Examine reality, please. Consider the moral state of a country that does not regulate drugs. Consider the state of a family of drug users, or a workplace full of them. Sound happy, productive, and safe?

        One last point, and this one is somewhat practical, which may offend you. If drugs are legalized, the government will regulate and tax them, probably to the point that there will still be a multi-billion dollar black market for them. The only result will be a government that has more money, and therefore more power to curtail your already endangered rights.

        • “Consider the state of a family of drug users, or a workplace full of them. Sound happy, productive, and safe?”

          They fell. Their fault. Their example serves as a warning to others.

          “The only result will be a government that has more money, and therefore more power to curtail your already endangered rights.”

          Perhaps it is time we took back what the 2nd Amendment really means and get ourselves some heavier weaponry.

        • Their children will more than likely end up on the public dole. What does your philosophy think about that? More drug use=more people on welfare, and not just because it is a crime. As for the second part of your statement, we are a long ways from that point.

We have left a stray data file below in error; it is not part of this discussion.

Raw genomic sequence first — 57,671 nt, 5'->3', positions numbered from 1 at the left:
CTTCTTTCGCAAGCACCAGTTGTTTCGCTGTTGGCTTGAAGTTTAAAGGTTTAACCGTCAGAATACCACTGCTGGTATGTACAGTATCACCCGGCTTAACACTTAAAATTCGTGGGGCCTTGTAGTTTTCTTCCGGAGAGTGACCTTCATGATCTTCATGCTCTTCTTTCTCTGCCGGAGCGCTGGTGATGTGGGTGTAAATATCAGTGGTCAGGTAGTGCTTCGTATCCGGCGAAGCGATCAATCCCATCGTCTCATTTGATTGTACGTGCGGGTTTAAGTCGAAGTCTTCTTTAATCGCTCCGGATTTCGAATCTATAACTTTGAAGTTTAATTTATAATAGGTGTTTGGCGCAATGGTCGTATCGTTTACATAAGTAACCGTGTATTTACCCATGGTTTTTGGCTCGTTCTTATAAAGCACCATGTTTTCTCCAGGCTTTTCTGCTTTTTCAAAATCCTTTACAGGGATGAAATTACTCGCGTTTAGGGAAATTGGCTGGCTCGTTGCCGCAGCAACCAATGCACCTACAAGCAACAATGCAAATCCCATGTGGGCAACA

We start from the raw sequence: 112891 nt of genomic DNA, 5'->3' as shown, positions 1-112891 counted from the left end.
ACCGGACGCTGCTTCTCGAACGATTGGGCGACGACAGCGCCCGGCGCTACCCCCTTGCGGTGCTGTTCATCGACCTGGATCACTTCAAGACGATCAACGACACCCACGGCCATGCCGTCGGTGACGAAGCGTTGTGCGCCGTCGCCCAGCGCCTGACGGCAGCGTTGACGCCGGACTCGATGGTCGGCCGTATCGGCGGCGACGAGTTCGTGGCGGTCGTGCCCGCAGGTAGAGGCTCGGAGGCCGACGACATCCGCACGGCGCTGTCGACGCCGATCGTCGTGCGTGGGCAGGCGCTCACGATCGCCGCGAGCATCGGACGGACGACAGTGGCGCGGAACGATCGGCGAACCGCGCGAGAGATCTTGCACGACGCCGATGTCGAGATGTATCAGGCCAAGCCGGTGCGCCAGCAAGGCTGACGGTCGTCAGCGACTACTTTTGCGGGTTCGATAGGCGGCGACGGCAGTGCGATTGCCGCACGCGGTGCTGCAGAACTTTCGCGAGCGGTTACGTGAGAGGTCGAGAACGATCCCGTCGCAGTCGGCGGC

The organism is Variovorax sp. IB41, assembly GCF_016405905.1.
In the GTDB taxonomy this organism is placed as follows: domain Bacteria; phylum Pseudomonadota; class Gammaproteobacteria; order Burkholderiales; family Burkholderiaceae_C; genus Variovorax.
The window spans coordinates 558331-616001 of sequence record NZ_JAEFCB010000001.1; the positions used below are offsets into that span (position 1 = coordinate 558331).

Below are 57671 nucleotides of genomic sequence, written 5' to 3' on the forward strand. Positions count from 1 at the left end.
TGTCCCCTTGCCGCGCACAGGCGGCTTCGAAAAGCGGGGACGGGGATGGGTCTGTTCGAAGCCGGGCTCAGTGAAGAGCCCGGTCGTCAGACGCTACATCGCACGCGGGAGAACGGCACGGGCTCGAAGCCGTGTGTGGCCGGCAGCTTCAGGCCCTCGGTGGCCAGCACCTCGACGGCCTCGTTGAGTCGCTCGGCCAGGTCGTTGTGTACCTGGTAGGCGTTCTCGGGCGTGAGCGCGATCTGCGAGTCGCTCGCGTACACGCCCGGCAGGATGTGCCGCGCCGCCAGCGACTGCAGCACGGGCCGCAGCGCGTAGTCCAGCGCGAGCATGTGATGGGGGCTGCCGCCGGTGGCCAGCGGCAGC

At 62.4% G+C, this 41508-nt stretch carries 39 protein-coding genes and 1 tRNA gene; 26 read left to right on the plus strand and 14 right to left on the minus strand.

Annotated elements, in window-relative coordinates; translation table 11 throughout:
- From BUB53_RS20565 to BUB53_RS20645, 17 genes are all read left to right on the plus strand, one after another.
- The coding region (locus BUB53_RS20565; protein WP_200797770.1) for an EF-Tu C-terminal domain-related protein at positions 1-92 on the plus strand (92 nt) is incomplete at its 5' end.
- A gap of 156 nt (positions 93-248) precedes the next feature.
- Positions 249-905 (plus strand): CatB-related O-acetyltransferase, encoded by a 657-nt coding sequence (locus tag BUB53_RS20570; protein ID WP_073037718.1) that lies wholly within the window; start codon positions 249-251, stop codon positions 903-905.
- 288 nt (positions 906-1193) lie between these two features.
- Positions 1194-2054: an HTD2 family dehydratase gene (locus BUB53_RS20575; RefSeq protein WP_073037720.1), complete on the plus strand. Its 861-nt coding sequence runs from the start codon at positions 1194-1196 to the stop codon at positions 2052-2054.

• “More drug use=more people on welfare”

          Sounds pretty damn similar to the anti’s rather silly refrain of “more guns –> more crime and more deaths.”

          We live in an age of information – sometimes good information wins out and sometimes it doesn’t. I trust some people are smart enough to be careful with drugs (as well as look up information) just as I trust people to be careful with firearms.

          But I also realize I cannot save everyone, because it’s pointless to try and pushing yourself too far makes you lose yourself in the process.

          I do trust people to be more generous with their money for welfare funding, but I expect public shame to stem the problem in the first place.

  7. End the war on drugs. Now. It will take a lot of heat off the 2nd amendment, among other good things. But they won’t. It’s too profitable for the government and the cartels and the banks to keep the prices inflated.

  8. RF’s point was a cautionary one, namely that somewhere in the supply chain of reefer or nose candy there are bad people with bad intentions. Can anyone deny the truth of that?

    My libertarian sensibilities say: eliminate the issue by legalizing pot NOW. Let growers grow it, let cigarette companies roll and distribute it, let liquor stores sell it and the government will regulate its purity and tax it. My conservative leanings say: don’t pick and choose the laws you want to obey. Don’t lie down with dogs. Until there’s some sense to this country’s insane drug laws, obey them while you work to change them.

    • Until there’s some sense to this country’s insane drug laws, obey them while you work to change them.